Rodeo Goes Worldwide With Pitbull in Charge

Rapper/pop star Pitbull knows how to get a crowd to make some noise.
Rapper/pop star Pitbull knows how to get a crowd to make some noise.
photos by Marco Torres

Pitbull NRG Stadium March 13, 2015

"All my white people make some noise!" -- scattered applause) "All my black folks make some noise!" -- somewhat louder) "LA-TI-NOS!!!" -- earth-shaking eruption of cheers that could surely be heard all the way to Miami)

If there's one thing Pitbull knows, it is how to warm up a crowd. With his sly grin and gyrating hips, the Latino megastar has come a long way from the rough and raunchy rapper from Miami that he used to be. Now, with his long list of chart-toppers, endorsements and features, he has truly evolved to become Mr. Worldwide.

Just like every Latino kid, the story of an underdog with a dream is deep at the heart of his development. Sure, the poetry of José Martí may have played a part, as well as the music of fellow Cubanos Celia Cruz and Willie Chirino, but his mentor of choice will always be a certain (fictional) character named Antonio Raimundo "Tony" Montana.

Rodeo Goes Worldwide With Pitbull in Charge

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As such, the theme song from the 1983 film Scarface was played alongside a teleprompter-like display of Pitbull's life story on NRG's massive Jumbotron. "From clubs in Little Havana to arenas worldwide, Pitbull is living the American Dream..." were among the words we read as Armando Christian Peréz jumped onto the revolving RodeoHouston stage. Dressed in a black suit and dark shades, the man was ready to love, and dance, and love again in Houston.

"Que comience la fiesta!" was his call for his fans to start the party and keep going as he opened with the track "Don't Stop The Party." Indeed, the energy started high and hardly ever stopped. With a harem of beautiful dancers around him, Pit delved deep into his catalogue, shifting swiftly between every rump-shaker in his arsenal until the dance track "International Love" (featuring Chris Brown) bookended the opening section of the show.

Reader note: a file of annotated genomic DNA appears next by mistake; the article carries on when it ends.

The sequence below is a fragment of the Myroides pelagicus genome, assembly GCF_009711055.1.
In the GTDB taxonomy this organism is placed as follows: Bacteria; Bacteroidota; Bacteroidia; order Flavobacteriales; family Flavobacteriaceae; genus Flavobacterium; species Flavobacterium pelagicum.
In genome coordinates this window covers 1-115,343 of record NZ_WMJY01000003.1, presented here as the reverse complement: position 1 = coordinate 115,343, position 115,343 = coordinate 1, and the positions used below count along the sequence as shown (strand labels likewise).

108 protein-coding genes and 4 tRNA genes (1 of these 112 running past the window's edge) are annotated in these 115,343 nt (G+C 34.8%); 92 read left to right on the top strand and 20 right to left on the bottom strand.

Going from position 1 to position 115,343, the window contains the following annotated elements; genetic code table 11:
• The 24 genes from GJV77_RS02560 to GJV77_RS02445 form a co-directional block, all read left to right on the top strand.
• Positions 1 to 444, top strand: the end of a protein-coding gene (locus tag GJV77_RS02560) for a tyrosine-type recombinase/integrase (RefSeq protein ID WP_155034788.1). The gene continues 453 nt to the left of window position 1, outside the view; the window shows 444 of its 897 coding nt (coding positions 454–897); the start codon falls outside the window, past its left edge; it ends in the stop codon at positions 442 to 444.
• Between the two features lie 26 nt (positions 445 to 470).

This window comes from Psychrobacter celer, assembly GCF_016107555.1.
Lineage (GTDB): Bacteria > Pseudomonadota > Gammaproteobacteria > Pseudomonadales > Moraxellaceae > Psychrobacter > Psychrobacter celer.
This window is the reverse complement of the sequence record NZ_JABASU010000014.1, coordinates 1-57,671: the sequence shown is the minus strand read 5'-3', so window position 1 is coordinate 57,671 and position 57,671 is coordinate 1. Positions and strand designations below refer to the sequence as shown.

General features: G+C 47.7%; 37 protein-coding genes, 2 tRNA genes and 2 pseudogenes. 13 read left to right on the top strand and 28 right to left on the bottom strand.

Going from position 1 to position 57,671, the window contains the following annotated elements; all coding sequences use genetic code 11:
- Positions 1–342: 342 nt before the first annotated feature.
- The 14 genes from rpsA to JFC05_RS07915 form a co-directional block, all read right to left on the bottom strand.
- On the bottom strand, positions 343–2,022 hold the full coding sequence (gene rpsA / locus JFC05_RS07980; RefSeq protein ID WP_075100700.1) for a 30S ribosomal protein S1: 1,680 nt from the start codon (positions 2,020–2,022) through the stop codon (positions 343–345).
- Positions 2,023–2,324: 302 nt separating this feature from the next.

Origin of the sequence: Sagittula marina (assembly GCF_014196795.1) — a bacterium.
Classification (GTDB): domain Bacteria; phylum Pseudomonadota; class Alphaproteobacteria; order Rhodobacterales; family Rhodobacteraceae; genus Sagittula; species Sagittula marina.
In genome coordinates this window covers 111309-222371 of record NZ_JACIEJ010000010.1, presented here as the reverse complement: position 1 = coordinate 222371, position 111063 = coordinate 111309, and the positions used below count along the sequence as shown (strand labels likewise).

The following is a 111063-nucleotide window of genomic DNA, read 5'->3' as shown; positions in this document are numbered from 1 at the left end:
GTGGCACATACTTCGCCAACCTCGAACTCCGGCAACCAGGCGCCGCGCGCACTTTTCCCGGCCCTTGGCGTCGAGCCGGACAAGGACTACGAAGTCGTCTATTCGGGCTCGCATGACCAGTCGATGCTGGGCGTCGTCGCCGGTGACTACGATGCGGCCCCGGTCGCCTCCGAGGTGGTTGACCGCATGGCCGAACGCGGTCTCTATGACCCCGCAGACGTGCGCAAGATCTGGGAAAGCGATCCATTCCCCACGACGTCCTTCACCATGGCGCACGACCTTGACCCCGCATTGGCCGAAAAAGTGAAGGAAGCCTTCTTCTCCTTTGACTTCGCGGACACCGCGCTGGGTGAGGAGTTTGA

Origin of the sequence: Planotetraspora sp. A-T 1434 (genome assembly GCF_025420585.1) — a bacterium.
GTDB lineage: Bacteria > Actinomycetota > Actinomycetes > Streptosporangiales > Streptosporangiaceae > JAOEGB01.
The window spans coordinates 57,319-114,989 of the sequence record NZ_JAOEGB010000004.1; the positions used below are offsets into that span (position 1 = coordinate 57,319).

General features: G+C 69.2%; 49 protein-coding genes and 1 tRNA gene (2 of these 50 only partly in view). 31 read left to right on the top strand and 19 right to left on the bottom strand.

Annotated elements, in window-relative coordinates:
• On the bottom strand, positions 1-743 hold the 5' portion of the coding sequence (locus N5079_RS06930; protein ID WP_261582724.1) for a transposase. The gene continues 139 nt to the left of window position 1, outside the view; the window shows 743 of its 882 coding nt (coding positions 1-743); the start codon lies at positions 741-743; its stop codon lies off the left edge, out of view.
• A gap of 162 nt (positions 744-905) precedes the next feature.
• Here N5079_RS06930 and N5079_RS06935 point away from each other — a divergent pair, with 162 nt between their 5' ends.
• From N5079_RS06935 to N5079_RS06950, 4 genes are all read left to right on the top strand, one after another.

He spoke to the crowd about the hardships he encountered growing up. Apparently, his TV had a wire hanger for an antenna, and it only worked when he stood next to it. But he does remember being inspired by the music videos he saw on the tube, particularly "Push It" by Salt-N-Pepa, which inspired the next hit on the set list, "Hey Baby (Drop It to The Floor)." In fact, many of Pitbull's tracks are fun and danceable re-imaginations of older hits, although I assume he credits and pays for the samples, unlike the "Blurred Lines" fiasco currently grabbing news headlines.

Rodeo Goes Worldwide With Pitbull in Charge

Pitbull took time out to give a big shout-out to Bun B, with whom he connected during a pre-show meet-and-greet. He followed by venturing off the dance hits and hitting the Salsa and reggaeton side of his repertoire, starting with a pair of tracks with his buddy Marc Anthony. With the Puerto Rican pop star on the video screen, the duo sung and rapped to "Rain Over Me" and the "Vivir Mi Vida Remix," followed by an empowering percussion solo. "Danza Kuduro" and "Echa Pa'lla (Manos Pa'rriba)" rounded out the liveliest portion of the evening.

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Rodeo Goes Worldwide With Pitbull in Charge

He ended on "Give Me Everything," telling the audience that "[I] took my life from negative to a positive, I just want you to know that. And tonight, let's enjoy life..."

With someone like Pitbull pushing you, everything seems possible. That a kid, any kid, can grow up a dream, mixed with hard work and a little luck, and get what's coming to him. And that just might be the world, and everything in it.

Personal Bias: Pit's 2004 major label debut Money Is a Major Issue was the soundtrack for my mid-twenties.

The Crowd: Muchos Latinos. (Announced attendance: 75,013)

Overheard In the Crowd: "OMG! He took his glasses off! His eyes are so pretty!" "Compared to his teeth, everything is pretty."

Random Notebook Dump: I wonder if he buys new suits after every show? He dances around so much during his set that he is drenched in sweat by the end. It's like a one-hour zumba class each show!

When he's not roaming around the city in search of tacos and graffiti, Marco points his camera lens towards the vibrant Houston music scene and beyond. Follow his adventures on Instagram at @MarcoFromHouston.


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